Are the final results auto-generated or do we need to use other software to generate the results?
Data from a SaniPath Exposure Assessment Tool are automatically analyzed and results are automatically generated! You can find them on the analysis tab of your account at tool.sanipath.org. The auto-generated results include: pie charts of behavioral results, histograms of environmental contamination, risk profiles, and a final report that synthesizes findings.
I have created an account and entered two surveys, but I am not able to run and visualize the analysis. Are there certain requirements that need to be met before I can see analysis results?
It is important to keep in mind that results may not be representative of your deployment area if the recommended minimum number of surveys and environmental samples are not met. However, if you have met the minimum criteria and are not able to see the results, it may be due to the format of your Sample or HH ID variables. To correct this, you should only use alphanumeric IDs for these variables. If you are still experiencing difficulties, email us at email@example.com. We will help troubleshoot your issue.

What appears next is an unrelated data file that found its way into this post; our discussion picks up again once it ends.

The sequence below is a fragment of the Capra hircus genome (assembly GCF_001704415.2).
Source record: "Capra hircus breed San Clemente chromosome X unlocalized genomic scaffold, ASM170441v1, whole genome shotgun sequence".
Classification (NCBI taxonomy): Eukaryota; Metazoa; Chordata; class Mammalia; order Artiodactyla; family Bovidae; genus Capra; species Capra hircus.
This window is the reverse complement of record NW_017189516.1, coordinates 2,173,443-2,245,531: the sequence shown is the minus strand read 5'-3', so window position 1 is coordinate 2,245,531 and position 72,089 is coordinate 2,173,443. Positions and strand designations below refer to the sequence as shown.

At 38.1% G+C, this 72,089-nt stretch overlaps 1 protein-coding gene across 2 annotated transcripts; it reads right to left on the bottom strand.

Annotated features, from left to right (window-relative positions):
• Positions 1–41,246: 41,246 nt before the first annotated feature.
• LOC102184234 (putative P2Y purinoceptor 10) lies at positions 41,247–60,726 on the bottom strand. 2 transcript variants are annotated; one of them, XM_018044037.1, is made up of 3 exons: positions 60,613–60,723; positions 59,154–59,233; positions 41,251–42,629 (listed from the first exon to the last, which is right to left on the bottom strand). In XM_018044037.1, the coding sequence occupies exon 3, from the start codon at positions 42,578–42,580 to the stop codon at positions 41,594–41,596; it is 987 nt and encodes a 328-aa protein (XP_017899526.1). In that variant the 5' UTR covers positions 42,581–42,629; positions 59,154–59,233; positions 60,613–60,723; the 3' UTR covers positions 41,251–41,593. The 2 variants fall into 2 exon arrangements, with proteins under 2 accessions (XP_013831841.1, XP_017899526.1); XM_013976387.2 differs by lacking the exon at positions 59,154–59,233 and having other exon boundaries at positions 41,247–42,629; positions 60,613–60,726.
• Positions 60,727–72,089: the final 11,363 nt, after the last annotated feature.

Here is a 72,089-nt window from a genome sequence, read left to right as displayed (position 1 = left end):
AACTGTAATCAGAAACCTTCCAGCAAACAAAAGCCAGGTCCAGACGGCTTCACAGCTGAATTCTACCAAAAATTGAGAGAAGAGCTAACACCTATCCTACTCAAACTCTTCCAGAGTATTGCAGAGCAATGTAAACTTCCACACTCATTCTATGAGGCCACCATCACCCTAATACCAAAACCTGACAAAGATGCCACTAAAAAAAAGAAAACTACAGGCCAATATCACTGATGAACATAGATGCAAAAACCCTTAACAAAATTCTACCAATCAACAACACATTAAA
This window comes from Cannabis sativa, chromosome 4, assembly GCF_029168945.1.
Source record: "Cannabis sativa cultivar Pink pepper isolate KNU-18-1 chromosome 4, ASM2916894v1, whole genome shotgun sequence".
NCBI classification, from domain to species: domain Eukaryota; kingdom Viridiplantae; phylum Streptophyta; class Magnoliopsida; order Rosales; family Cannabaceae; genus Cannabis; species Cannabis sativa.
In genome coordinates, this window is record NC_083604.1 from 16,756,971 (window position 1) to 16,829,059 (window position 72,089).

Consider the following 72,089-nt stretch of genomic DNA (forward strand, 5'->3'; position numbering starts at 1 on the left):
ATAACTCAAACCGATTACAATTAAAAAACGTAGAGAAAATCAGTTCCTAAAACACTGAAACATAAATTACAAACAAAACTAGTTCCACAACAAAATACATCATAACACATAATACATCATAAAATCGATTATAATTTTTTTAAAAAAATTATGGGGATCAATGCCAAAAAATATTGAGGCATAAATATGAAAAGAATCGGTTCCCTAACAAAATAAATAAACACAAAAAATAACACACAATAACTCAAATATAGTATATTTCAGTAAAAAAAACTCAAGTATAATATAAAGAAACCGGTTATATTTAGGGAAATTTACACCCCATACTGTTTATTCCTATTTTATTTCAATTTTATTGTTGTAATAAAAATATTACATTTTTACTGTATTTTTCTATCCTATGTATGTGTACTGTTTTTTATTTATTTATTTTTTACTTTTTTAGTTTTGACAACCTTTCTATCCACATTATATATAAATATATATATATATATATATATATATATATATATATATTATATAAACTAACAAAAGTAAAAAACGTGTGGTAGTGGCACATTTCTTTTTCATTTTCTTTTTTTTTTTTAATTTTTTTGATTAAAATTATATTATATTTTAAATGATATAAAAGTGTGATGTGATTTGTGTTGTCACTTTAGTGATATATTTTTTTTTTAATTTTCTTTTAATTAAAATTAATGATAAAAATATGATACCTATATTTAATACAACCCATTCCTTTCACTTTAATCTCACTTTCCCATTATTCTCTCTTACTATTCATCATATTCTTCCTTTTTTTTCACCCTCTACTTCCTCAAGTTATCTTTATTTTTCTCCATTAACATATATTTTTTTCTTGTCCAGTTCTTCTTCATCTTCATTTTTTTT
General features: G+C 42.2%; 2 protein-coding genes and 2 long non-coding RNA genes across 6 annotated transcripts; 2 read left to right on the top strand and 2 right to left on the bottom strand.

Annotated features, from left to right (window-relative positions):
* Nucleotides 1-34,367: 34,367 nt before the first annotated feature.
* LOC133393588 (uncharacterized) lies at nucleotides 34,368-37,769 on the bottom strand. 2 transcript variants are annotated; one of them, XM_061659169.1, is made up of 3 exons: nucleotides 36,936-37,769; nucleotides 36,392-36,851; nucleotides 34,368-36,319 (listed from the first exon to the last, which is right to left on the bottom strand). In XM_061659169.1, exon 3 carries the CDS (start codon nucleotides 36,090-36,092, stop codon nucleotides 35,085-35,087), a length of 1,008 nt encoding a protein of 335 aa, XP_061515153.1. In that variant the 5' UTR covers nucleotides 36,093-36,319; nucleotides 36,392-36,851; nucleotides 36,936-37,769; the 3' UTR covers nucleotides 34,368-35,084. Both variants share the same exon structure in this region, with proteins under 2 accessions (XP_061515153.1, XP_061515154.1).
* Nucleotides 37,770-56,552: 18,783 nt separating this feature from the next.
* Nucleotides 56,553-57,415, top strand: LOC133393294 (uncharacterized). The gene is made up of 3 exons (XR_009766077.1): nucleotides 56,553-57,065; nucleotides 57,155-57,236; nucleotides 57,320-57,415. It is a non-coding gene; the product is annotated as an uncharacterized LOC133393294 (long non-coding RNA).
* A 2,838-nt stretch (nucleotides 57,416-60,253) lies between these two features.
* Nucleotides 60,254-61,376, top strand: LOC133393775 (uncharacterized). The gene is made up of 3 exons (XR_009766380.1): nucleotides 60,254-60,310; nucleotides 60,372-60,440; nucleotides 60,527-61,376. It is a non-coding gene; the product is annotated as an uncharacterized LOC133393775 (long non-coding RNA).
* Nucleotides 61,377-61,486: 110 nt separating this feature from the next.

Are the results from past deployments of the SaniPath Tool available?
Yes! You can check out the Results Dashboard to view results from previous deployments on our website. De-identified data from past deployments is also available for download under the Results tab.
Is stakeholder engagement an important part of the SaniPath process? How do I engage stakeholders?
Yes! Engaging stakeholders is a critical piece of this work. If you engage stakeholders early on in the process, you can ensure that you work aligns with their interests before data collection commences. Here are some practical steps to follow to engage stakeholders:
Identify key stakeholders
Define their potential roles in a deployment of the SaniPath Exposure Assessment Tool
Determine if there are any helpful resources they can contribute
Identify dynamics amongst the stakeholders
Facilitate creation of the optimum stakeholder group
Create an engagement plan
Track stakeholder engagement throughout the project
Stakeholder engagement helps turn results from a SaniPath Exposure Assessment into evidence-driven action. Check out our blog post to read about an example of how SaniPath and TREND engaged with stakeholders in Ghana.